Formed to live with such an imperfect being as man, they ought to learn from the exercise of their faculties the necessity of forbearance; but all the sacred rights of humanity are violated by insisting on blind obedience; or, the most sacred rights belong only to man.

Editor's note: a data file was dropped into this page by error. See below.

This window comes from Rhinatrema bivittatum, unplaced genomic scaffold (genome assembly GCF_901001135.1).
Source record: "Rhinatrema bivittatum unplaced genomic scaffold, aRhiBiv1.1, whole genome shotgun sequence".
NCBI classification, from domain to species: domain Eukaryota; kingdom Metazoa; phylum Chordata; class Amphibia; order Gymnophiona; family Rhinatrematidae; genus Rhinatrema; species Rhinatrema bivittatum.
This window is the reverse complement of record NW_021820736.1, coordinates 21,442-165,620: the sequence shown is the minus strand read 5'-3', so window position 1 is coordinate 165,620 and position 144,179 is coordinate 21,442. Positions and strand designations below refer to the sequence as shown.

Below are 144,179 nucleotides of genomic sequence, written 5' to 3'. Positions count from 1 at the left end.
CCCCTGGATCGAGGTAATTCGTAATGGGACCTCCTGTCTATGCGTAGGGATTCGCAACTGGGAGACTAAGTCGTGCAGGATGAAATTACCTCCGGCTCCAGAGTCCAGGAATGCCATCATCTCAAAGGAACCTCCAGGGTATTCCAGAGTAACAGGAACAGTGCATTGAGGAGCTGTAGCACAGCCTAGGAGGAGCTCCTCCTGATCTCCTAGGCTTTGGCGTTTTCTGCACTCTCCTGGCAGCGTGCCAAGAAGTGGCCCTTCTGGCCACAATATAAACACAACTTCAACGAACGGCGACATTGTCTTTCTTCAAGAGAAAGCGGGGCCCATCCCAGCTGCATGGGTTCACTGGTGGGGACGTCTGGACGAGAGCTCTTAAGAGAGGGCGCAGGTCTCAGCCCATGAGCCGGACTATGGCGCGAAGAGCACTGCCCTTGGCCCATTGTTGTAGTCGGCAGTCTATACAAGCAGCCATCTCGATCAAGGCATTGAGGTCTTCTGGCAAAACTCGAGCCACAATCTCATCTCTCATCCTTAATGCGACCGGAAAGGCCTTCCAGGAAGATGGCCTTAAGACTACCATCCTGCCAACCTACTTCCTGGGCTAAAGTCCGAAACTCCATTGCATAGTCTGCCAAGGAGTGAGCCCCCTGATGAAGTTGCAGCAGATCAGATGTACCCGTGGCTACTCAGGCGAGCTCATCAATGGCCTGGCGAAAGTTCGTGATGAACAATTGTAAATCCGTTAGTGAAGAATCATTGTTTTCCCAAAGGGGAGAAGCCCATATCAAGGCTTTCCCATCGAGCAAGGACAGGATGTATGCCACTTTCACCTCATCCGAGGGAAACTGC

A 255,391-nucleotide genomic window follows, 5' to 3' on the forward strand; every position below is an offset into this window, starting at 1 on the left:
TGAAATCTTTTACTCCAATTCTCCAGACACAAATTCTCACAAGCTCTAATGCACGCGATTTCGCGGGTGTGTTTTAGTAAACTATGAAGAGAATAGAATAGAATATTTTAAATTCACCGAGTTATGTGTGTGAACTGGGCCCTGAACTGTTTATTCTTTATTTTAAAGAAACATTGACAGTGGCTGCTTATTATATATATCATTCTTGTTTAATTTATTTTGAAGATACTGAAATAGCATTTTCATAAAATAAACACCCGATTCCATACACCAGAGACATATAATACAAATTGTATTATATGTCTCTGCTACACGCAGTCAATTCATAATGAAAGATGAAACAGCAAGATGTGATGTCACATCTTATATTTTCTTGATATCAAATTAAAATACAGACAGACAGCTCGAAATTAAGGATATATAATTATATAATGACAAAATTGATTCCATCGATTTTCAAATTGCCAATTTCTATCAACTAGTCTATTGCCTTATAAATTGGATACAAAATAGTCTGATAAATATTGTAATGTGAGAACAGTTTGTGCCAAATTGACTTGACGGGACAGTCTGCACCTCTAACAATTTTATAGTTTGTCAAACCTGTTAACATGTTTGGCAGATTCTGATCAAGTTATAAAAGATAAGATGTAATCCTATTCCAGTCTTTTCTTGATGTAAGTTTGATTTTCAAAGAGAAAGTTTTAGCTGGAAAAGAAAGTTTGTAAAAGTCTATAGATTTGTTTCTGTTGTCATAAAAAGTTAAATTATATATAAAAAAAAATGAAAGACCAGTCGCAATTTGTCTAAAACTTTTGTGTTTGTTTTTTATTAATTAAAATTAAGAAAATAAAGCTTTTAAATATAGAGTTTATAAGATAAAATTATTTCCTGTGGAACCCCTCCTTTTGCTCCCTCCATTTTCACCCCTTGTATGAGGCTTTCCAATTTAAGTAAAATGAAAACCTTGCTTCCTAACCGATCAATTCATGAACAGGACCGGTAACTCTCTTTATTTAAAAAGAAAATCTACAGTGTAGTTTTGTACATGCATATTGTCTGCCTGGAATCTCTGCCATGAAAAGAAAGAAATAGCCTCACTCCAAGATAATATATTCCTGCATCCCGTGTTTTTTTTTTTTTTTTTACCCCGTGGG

The being who patiently endures injustice, and silently bears insults, will soon become unjust, or unable to discern right from wrong. Besides, I deny the fact, this is not the true way to form or meliorate the temper; for, as a sex, men have better tempers than women, because they are occupied by pursuits that interest the head as well as the heart; and the steadiness of the head gives a healthy temperature to the heart. People of sensibility have seldom good tempers. The formation of the temper is the cool work of reason, when, as life advances, she mixes with happy art, jarring elements. I never knew a weak or ignorant person who had a good temper, though that constitutional good humour, and that docility, which fear stamps on the behaviour, often obtains the name. I say behaviour, for genuine meekness never reached the heart or mind, unless as the effect of reflection; and that simple restraint produces a number of peccant humours in domestic life, many sensible men will allow, who find some of these gentle irritable creatures, very troublesome companions.